( E ( k + Θ - N ) E ( k + Θ - N + 1 ) E ( k + Θ ) ) E ~ ( k ) = ( Γ - 1 Γ 0 0 0 0 Γ - 1 Γ 0 0 Γ - 1 Γ 0 ) Γ ~ · ( D ( k + Θ - N - 1 ) D ( k + Θ - N ) D ( k + Θ ) ) D ~ ( k ) + ( E v ( k + Θ - N ) E v ( k + Θ - N + 1 ) E v ( k + Θ ) ) E ~ v ( k )

The data at the symbol index k are then reconstructed as a linear combination of the current and the previous sufficient statistics vectors as


D(k)=W·{tilde over (E)}(k).  (A.22)

The minimum mean-square error solution for W is


W=σ xx 2·{tilde over (Γ)}k H·({tilde over (Γ)}·σxx 2·{tilde over (Γ)}Hv 2 ·{tilde over (R)})−1.  (A.23)

The matrix {tilde over (Γ)}k in (A.23) contains the columns of the matrix {tilde over (Γ)} corresponding to the data vector D(k). More precisely, these are the columns with numbers nt·NCode(N−Θ+1)+1 to nt·NCode(N−Θ+2). Note that the noise covariance {tilde over (R)}=E({tilde over (E)}v(k))·{tilde over (E)}v(k)H)/σv 2 is not i.i.d. During the calculus of {tilde over (R)}, we obtain the elementary matrices


E(e v (i)(κ)·e v (i)(θ))=σv 2·(G ij(−1)+G ij(0)·δκ,θ  (A.24)

resulting in a quasi-diagonal covariance matrix

R ~ = ( Γ - 1 + Γ 0 0 0 0 Γ - 1 + Γ 0 0 0 Γ - 1 + Γ 0 ) ( A .25 )

which may not be confused with {tilde over (Γ)}. It is more convenient to write the filter coefficients (A.23) finally as

W = Γ ~ k H · ( Γ ~ · Γ ~ H + N code · N Tx SNR · R ~ ) - 1 ( A .26 )

where SNR denotes the mean signal-to-noise ratio at one receive antenna.

While this invention has been described in terms of several embodiments, there are alterations, permutations, and equivalents which fall within the scope of this invention. It should also be noted that there are many alternative ways of implementing the methods and compositions of the present invention. It is therefore intended that the following appended claims be interpreted as including all such alterations, permutations and equivalents as fall within the true spirit and scope of the present invention.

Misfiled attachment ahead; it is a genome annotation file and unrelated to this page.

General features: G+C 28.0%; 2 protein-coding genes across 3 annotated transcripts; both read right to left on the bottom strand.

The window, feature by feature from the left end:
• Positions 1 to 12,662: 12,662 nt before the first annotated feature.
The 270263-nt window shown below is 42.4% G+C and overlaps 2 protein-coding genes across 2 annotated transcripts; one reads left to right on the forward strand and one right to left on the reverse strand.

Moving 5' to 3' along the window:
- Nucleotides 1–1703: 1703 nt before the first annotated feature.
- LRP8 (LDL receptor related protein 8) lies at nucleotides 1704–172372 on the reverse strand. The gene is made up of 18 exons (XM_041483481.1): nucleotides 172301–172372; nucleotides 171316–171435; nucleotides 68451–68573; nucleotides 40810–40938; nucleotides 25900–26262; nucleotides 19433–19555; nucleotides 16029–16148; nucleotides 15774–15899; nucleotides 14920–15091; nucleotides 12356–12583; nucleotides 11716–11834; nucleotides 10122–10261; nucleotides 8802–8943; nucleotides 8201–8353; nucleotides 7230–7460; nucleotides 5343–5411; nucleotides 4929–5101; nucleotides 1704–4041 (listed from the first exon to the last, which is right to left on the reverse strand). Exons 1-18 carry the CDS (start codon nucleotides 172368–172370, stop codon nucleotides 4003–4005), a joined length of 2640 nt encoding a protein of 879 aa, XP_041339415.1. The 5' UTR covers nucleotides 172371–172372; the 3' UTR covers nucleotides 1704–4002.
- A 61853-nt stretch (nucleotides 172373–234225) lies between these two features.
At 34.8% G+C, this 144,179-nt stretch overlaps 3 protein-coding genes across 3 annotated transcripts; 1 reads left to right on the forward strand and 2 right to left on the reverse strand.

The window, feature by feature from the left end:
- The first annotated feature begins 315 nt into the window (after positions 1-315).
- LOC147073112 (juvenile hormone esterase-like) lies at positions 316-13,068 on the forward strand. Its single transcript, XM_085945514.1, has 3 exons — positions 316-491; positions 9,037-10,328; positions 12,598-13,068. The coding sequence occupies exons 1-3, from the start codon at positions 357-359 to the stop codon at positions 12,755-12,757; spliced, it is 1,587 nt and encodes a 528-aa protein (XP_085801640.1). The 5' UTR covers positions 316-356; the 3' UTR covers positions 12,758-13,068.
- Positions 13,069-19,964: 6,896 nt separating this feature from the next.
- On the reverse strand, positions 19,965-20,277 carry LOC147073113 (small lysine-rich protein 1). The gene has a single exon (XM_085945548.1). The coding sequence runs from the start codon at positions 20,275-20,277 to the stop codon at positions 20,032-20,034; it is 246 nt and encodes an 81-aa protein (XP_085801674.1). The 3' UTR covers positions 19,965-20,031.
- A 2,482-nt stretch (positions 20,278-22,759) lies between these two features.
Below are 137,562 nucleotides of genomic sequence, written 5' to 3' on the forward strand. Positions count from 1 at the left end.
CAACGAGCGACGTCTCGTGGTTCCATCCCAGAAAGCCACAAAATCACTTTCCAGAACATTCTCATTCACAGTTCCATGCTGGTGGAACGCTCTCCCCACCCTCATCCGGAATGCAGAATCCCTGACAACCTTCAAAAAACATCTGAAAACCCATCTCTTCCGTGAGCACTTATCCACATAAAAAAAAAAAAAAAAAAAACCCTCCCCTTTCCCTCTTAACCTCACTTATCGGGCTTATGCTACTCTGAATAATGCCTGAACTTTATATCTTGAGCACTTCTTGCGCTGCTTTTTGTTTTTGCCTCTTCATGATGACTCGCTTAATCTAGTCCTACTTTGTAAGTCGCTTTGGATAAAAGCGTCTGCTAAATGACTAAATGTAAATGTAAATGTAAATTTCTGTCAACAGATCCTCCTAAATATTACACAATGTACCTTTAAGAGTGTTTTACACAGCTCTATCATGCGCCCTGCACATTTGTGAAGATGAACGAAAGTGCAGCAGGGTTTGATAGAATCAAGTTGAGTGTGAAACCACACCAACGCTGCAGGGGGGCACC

REFERENCES

  • [1] Jack Salz: Digital Transmission over cross-coupled linear channels, AT&T Techn. J., vol. 64, no. 6 (July/August 1985), 1147-1159.
  • [2] V. Jungnickel, Y. S. Chang and V. Pohl, “Performance of MIMO RAKE receivers in WCDMA systems,” Proc. IEEE WCNC 2004, Atlanta, Ga. (on CD-ROM).
  • [3] C. B. Papadias, H. Huang, “Linear space-time multiuser detection for multipath CDMA channels” IEEE Journ. Selected Areas Comm., Vol. 19, No. 2, pp. 254-265, 2001.
  • [4] H. Huang, H. Viswanathan, G. J. Foschini, “Multiple antennas in cellular CDMA systems: Transmission, detection, and spectral efficiency,” IEEE Trans. Wireless Comm., vol. 1, no. 3, July 2002 pp. 383-392.
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Classifications
U.S. Classification455/501, 375/260
International ClassificationH04B7/00, H04K1/10
Cooperative ClassificationH04B7/022, H04B7/0837
European ClassificationH04B7/02M